The bass might be the most underrated instrument in the band. It might also be the most important. Don’t believe me? If the guitar player, drummer, keyboardist, or singer makes a mistake, you might not even notice.
However, if the bass player lands on a wrong note… you’ll have the whole band give him a dirty look. Muting the bass unexpectedly will feel like someone took the oxygen from the room. Make no mistake: the bass is the life of the band. It can make or break a song. And it can be oh so groovy. A good bass line will pack a dance floor in no time. It will make you bob your head and tap your foot fast. Here are the top five grooviest bass lines of all time.
¡Talk about groove! I even had to stop writing to shake my booty just a bit. Bernard Edwards was pure magic on the bass. His playing has influenced generations of bassists. This song is so funky, and the main reason for that is the bassline. “Good Times” is one of those anthems of funk, not only for the bassists, but also for guitarists, and producers in general. This is as groovy as they come.
James Jamerson might be the grooviest bass player to ever walk the earth. If you are an aspiring bassist, you have to learn this bass line. You should also study James Jamerson as if your groove depended on it. He was the premier bassist of the Motown era. “Ain’t No Mountain High Enough” is a masterclass in feel and groove. Take your time and really listen to this one, as well as all the substantial body of work from James Jamerson.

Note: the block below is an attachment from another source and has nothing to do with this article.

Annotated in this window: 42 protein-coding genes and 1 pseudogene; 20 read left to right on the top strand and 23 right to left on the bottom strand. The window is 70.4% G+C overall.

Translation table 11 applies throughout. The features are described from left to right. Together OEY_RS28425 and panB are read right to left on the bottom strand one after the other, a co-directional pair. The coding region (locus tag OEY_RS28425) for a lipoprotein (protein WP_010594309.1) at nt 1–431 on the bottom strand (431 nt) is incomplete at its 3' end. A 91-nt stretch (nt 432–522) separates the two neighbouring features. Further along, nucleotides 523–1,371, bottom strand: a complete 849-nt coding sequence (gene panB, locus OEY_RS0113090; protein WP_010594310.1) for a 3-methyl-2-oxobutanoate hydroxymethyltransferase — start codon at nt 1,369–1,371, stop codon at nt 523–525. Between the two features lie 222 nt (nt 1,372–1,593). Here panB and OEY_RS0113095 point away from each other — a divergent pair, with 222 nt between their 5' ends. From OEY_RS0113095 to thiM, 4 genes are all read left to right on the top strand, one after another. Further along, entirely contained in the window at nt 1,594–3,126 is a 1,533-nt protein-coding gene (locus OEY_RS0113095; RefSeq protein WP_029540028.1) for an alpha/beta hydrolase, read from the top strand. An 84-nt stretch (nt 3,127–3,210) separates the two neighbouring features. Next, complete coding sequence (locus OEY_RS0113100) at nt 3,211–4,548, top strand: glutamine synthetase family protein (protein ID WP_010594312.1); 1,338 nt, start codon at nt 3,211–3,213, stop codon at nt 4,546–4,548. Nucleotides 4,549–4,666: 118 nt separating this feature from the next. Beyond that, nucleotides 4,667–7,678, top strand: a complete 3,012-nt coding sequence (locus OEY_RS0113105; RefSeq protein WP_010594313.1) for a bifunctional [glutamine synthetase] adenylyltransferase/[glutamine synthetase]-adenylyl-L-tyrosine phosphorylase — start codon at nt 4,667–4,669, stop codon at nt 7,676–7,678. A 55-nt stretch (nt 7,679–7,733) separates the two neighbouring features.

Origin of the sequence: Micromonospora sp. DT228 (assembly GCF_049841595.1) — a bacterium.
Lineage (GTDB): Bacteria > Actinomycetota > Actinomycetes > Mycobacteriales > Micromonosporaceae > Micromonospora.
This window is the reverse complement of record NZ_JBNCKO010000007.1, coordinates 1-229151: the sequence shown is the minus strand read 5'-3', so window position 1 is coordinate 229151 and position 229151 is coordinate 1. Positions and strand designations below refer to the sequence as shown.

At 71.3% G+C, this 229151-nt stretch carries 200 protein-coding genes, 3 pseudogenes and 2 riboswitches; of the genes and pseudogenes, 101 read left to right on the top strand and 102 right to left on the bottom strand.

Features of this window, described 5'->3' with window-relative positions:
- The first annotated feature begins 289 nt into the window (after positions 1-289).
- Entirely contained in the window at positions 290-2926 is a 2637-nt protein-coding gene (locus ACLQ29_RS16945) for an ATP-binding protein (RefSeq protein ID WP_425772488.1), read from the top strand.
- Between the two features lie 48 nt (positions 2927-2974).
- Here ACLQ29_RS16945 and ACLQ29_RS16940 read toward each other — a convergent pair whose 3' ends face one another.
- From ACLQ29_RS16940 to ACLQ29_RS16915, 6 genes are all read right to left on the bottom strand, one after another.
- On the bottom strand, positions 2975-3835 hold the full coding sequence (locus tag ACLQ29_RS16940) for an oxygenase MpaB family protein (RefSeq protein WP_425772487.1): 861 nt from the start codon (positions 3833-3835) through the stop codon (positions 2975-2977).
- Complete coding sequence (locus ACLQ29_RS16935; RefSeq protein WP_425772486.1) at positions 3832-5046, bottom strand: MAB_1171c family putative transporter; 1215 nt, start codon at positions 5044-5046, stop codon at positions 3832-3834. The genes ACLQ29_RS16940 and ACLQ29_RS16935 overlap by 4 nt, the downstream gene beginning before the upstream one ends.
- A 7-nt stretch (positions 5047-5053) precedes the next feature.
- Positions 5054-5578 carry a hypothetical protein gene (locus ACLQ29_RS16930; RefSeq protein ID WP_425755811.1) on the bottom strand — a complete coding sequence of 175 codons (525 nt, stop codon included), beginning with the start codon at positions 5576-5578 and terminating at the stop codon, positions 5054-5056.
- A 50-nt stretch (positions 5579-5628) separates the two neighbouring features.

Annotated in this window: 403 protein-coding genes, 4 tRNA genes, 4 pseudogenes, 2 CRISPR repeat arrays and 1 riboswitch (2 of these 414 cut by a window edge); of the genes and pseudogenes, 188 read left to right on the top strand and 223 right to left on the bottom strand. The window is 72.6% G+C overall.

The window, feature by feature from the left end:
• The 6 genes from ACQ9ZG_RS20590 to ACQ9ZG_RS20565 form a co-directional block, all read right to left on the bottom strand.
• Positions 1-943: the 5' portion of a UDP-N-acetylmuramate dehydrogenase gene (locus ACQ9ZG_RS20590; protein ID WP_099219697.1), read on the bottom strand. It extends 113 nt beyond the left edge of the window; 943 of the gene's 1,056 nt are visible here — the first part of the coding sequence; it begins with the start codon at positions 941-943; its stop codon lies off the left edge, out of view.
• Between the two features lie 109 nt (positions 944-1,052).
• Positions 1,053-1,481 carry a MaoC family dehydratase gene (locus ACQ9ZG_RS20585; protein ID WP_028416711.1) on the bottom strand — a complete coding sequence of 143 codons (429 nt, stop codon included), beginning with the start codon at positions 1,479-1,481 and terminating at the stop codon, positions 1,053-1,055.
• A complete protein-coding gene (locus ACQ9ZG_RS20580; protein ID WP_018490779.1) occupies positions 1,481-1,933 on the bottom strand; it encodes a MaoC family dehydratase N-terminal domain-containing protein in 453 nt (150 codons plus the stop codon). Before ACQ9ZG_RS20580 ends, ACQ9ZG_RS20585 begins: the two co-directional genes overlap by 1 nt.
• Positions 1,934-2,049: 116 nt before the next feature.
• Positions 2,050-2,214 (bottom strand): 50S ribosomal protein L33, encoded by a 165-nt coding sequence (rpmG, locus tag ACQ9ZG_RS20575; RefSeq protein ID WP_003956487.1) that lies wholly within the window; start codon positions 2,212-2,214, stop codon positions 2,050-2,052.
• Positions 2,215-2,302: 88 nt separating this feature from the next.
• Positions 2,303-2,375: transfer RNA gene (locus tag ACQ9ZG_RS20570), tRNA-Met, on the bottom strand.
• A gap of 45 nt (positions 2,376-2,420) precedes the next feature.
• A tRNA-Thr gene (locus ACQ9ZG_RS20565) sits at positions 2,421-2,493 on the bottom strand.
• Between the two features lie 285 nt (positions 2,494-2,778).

John Deacon’s playing was so on point. The Queen bassist really knew how to come up with a simple, groovy, solid bass line. “Another One Bites the Dust” is one of them. It makes the song unmistakable and memorable, and at the same time it is one of those easy bass lines to learn. Right along with “Under Pressure”, “Another One Bites The Dust” has a bass line for the ages. Yup, he probably listened to a lot of Bernard Edwards as well.
Flea would probably make any list of grooviest bass players alive today. The bass line in “Give it Away” was that initial hook that made the song recognizable from the start. It fits so well with the attitude of the song and the band and makes you wanna drop everything and start dancing full of joy. This song arguably made the Red Hot Chilli Peppers household names.
You can’t talk electric bass and leave Jaco Pastorious out. His playing on “Come On Come Over” is nothing short of perfect. Jaco marks a before and after for the bass. His groove is very unique and “Come On Come Over” is just one of many of his legendary bass lines. Jaco always worked with the best musicians, and this track features Herbie Hancock on keys and The Brecker Brothers on brass.
It is almost criminal to pick just five of the grooviest bass lines of all time. I could have come up with 500 of them, and still not be done. However, the ones above represent a good partial list to get your groove going on any given day. Do yourself a favor and listen to the body of work of the bass players mentioned above. But don’t stop there! There are so many more great bass lines. Feel free to leave us a comment with your favorite, grooviest bassline of all time.